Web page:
I love this author’s talent for conveying a mood, his ability to capture the emotional intensity of a moment in such graceful prose, irrespective of the context. Walter’s wife, Marit, is terminally ill with cancer. Unable to tolerate the pain any longer, Marit has asked Walter to hasten her death, a wish we assume he has agreed to carry out even though we are not privy to any of their earlier discussions. The story hinges on Marit and Walter’s last night together. Their final supper has ended, the lethal injection lies ready and waiting in the fridge, and the appointed time is approaching. We think we know how this story will unfold, how both of these individuals deserve our sympathies as they confront the nature of Marit’s mortality; but just when we least expect it, Salter wrongfoots us in the most surprising of ways, a move that prompts us to question our assumptions about values, morals, intentions and motives. This is a highly memorable story, one with the potential to haunt the reader for some considerable time.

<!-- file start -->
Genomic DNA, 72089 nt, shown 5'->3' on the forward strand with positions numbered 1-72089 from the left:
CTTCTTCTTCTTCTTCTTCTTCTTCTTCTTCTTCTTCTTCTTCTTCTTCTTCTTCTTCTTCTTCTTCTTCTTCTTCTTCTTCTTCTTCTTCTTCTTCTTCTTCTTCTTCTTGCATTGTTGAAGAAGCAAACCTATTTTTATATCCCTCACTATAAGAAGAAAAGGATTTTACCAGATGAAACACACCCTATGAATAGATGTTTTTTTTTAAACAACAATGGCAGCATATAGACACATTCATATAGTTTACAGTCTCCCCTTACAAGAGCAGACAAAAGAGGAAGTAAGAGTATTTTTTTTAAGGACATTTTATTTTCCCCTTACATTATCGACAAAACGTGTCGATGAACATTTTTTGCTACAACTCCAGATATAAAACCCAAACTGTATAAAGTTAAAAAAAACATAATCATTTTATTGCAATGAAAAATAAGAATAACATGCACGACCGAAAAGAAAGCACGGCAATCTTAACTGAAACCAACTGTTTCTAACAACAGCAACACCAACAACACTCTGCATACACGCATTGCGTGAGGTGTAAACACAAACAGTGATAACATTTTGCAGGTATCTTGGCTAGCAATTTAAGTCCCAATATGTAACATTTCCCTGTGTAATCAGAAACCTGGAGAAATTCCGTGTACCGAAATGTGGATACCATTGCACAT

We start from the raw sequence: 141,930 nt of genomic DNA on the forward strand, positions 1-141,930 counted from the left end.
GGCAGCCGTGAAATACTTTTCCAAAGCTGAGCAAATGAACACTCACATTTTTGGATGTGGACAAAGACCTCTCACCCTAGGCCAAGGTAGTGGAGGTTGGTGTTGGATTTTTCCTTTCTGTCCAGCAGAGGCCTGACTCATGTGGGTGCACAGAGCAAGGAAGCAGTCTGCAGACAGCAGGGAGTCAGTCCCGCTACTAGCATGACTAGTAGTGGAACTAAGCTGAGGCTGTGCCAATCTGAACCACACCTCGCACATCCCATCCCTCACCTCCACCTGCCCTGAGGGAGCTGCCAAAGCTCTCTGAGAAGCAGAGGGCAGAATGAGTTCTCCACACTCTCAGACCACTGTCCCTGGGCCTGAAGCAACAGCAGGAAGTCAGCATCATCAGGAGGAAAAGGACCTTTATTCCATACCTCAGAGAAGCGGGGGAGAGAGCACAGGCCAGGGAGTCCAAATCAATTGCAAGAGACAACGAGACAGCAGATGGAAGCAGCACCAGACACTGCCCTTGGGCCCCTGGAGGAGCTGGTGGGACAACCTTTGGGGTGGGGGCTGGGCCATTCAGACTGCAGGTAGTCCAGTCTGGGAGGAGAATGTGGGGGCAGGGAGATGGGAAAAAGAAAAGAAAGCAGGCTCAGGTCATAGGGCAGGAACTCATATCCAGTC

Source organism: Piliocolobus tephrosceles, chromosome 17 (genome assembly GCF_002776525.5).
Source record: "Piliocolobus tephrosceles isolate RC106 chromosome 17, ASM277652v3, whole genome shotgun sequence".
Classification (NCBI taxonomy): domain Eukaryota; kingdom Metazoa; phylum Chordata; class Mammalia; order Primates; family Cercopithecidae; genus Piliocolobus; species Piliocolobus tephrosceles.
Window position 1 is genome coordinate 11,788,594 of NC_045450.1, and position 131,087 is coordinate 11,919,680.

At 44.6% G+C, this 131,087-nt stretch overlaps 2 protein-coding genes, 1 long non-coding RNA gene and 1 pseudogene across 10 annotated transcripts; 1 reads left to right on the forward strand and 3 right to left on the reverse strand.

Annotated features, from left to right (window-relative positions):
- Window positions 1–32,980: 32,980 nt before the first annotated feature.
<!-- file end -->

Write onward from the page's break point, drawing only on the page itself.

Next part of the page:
First published in The New Yorker. Collected in Last Night, Alfred A. Knopf 2005/Picador, 2007. It is available to read online here